Let’s say renewable energy from wind and solar become the new norm, what do we do with the gigantic tankers that ship oil around the world? A group of Dutch artists imagined reusing these behemoths as space usable by the public.
The Black Gold Project is a joint project of artists Chris Collaris Design, Ruben Esser, Sander Bakker, and Patrick van der Gronde, Weburbanist reports.
Based on renderings, the project involves anchoring tankers to the shore as permanent land buildings, designed to accommodate cultural and event spaces, retail, or public parks. In the words of Art Director Ruben Esser, “The Black Gold Project is an answer to the contemporary search for true iconic buildings in the Southern Gulf region.”
“The biggest concern in the newly grounded architectural culture of the post-global cities in the Gulf area can be described as an overdose of pretentious iconic buildings,” designer Chris Collaris contends. “By changing the function of the discarded mega oil tanker in a sustainable and functional way, the anchored mega ship can be kept as a true icon of the Arabic States in Southern Gulf region into the present and next era.”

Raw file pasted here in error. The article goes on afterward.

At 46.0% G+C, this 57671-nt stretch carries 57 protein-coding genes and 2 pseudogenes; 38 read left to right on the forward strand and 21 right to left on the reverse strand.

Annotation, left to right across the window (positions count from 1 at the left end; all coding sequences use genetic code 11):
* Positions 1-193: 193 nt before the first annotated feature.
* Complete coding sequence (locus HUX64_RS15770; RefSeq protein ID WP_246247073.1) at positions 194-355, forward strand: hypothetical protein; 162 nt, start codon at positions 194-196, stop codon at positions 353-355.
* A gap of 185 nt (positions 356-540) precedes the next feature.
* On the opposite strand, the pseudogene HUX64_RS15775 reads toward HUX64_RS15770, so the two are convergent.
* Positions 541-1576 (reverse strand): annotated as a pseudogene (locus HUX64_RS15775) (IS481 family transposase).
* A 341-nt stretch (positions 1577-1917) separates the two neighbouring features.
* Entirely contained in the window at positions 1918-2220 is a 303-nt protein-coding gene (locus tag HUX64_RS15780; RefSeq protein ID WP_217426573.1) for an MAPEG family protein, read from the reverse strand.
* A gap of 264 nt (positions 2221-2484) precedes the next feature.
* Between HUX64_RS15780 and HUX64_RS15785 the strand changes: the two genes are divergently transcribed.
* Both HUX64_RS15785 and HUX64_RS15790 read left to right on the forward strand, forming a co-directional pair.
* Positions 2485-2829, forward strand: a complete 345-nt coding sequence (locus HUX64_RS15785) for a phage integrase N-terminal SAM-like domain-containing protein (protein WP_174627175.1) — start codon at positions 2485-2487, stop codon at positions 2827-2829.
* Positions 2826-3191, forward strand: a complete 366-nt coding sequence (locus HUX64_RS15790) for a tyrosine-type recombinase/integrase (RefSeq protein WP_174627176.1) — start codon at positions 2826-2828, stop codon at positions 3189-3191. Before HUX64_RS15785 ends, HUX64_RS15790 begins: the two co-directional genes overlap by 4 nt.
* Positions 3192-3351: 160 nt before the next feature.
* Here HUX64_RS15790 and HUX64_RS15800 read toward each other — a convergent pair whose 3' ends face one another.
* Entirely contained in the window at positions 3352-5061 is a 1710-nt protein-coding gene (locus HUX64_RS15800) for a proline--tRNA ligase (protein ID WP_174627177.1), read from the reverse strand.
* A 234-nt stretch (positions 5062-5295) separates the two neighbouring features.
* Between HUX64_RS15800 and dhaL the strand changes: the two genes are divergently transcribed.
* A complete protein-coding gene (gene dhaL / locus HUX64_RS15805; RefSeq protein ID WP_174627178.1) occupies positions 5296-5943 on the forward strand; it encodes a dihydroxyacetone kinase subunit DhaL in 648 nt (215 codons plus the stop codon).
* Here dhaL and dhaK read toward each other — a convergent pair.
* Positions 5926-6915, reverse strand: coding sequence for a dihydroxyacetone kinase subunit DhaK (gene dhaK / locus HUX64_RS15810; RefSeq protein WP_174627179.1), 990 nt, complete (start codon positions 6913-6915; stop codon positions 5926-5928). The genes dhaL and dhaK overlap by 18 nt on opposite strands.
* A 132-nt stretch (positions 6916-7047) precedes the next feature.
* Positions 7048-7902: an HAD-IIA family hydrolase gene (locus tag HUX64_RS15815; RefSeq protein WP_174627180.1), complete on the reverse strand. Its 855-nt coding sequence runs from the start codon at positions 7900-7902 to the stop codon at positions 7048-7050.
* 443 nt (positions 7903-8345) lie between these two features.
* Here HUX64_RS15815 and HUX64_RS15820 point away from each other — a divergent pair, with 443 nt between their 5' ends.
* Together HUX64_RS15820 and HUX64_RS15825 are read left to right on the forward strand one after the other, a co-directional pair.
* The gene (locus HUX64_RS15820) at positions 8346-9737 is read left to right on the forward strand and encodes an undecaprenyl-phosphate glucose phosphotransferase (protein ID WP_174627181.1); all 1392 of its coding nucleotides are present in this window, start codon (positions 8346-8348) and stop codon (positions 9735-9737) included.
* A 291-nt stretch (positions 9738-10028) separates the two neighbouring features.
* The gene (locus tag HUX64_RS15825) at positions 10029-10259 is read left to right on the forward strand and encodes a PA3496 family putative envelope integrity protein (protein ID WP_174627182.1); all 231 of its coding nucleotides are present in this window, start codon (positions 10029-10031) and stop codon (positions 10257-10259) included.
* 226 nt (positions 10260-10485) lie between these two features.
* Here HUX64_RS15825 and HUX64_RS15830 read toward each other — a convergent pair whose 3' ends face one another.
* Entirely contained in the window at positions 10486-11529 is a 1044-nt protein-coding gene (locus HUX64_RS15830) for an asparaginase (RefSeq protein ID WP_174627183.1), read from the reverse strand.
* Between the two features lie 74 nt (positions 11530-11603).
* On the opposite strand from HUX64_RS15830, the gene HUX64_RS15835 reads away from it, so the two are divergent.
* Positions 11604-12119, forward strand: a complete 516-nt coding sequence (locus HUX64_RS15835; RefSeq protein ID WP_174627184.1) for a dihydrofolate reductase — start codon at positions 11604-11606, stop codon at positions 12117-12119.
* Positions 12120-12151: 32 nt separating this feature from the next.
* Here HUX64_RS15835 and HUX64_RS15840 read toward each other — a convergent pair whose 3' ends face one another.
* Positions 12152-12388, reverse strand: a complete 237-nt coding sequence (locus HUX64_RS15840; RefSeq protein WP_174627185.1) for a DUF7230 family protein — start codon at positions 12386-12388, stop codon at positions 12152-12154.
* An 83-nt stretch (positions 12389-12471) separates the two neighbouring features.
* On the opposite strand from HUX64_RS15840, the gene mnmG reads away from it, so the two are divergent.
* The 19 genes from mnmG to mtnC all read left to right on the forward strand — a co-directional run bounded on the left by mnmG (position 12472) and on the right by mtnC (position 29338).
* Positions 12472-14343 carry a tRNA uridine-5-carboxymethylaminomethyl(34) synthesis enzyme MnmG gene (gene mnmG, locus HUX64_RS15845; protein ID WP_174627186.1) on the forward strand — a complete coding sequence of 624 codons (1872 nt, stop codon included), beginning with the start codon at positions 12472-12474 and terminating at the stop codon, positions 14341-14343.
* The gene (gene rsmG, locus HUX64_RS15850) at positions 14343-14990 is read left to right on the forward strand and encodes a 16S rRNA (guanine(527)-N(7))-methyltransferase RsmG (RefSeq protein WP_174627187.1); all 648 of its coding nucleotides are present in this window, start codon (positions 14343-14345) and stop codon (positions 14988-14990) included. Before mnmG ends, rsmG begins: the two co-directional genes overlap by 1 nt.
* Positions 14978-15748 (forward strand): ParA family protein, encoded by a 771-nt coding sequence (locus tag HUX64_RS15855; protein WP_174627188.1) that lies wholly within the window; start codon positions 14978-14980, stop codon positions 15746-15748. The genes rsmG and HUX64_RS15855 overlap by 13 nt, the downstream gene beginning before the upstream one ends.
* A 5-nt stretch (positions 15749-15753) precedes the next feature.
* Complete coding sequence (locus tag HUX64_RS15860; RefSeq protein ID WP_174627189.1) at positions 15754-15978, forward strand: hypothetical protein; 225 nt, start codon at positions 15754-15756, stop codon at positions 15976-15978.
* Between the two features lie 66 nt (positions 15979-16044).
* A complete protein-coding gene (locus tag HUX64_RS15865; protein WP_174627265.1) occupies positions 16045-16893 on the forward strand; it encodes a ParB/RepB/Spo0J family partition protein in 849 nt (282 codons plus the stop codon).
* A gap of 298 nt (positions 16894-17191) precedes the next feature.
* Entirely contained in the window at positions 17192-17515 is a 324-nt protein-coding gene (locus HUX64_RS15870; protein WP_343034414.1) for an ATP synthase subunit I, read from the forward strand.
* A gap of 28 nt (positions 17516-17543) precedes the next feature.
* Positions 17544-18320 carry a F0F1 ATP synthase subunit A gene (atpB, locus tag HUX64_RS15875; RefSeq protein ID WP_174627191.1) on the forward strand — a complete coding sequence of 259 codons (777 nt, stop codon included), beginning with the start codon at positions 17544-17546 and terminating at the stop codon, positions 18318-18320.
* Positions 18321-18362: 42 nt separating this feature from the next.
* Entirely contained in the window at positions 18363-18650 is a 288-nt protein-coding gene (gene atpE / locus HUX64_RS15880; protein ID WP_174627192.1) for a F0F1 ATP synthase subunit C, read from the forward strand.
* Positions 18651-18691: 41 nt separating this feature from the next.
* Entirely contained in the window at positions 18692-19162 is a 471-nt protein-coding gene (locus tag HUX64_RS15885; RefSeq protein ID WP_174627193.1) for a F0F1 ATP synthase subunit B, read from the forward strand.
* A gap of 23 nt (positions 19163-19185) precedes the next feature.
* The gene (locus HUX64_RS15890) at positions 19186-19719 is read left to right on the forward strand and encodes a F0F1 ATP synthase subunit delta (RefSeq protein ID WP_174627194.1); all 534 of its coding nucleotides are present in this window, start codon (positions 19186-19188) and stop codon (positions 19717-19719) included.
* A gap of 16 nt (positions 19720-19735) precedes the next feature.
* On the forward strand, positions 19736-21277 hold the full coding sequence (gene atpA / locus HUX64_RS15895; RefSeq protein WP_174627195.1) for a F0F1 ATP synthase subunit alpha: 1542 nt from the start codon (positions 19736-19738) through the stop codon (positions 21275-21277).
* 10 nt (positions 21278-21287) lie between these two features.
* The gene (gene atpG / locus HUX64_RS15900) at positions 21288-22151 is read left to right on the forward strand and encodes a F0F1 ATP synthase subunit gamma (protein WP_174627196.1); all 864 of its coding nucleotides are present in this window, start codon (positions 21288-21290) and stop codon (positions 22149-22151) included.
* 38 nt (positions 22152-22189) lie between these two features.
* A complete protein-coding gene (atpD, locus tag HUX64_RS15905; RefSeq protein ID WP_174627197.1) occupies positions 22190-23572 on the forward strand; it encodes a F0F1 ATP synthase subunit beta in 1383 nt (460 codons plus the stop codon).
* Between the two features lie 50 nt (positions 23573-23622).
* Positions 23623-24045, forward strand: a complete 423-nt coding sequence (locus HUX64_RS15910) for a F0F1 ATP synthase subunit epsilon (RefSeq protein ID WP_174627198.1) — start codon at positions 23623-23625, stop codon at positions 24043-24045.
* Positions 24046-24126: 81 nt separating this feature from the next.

Weburbanist points out several practical drawbacks to be considered, such as the impact of waves, saltwater, and wind over time. “Still, as a conceptual project, the idea is compelling—if more poetic than realistic,” the article states. “Turn the very vessels responsible for the rise and fall of these oil-producing nations into something new that remains, at the same time, a monument to days gone by."